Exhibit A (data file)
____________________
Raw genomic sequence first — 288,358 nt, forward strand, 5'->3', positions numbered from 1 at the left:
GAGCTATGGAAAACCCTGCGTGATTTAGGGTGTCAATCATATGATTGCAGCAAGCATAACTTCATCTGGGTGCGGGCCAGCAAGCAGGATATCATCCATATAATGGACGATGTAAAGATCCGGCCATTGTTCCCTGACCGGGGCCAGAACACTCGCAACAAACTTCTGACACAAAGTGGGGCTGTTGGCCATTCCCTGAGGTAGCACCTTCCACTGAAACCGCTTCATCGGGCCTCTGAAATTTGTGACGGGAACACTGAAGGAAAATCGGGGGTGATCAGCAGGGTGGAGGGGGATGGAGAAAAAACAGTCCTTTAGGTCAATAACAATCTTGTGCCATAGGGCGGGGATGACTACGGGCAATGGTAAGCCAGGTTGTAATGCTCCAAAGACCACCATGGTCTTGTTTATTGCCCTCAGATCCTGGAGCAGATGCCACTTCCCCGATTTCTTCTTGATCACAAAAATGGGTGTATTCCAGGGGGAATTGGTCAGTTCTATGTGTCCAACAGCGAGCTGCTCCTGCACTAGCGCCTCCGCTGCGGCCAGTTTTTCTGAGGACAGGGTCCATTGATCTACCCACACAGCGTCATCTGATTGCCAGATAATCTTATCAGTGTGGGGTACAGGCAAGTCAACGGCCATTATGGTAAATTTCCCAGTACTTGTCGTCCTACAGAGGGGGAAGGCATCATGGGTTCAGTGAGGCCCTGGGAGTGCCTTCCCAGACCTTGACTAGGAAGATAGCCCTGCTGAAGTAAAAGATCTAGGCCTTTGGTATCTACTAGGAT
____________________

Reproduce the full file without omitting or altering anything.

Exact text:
Raw genomic sequence first — 288,358 nt, forward strand, 5'->3', positions numbered from 1 at the left:
GAGCTATGGAAAACCCTGCGTGATTTAGGGTGTCAATCATATGATTGCAGCAAGCATAACTTCATCTGGGTGCGGGCCAGCAAGCAGGATATCATCCATATAATGGACGATGTAAAGATCCGGCCATTGTTCCCTGACCGGGGCCAGAACACTCGCAACAAACTTCTGACACAAAGTGGGGCTGTTGGCCATTCCCTGAGGTAGCACCTTCCACTGAAACCGCTTCATCGGGCCTCTGAAATTTGTGACGGGAACACTGAAGGAAAATCGGGGGTGATCAGCAGGGTGGAGGGGGATGGAGAAAAAACAGTCCTTTAGGTCAATAACAATCTTGTGCCATAGGGCGGGGATGACTACGGGCAATGGTAAGCCAGGTTGTAATGCTCCAAAGACCACCATGGTCTTGTTTATTGCCCTCAGATCCTGGAGCAGATGCCACTTCCCCGATTTCTTCTTGATCACAAAAATGGGTGTATTCCAGGGGGAATTGGTCAGTTCTATGTGTCCAACAGCGAGCTGCTCCTGCACTAGCGCCTCCGCTGCGGCCAGTTTTTCTGAGGACAGGGTCCATTGATCTACCCACACAGCGTCATCTGATTGCCAGATAATCTTATCAGTGTGGGGTACAGGCAAGTCAACGGCCATTATGGTAAATTTCCCAGTACTTGTCGTCCTACAGAGGGGGAAGGCATCATGGGTTCAGTGAGGCCCTGGGAGTGCCTTCCCAGACCTTGACTAGGAAGATAGCCCTGCTGAAGTAAAAGATCTAGGCCTTTGGTATCTACTAGGAT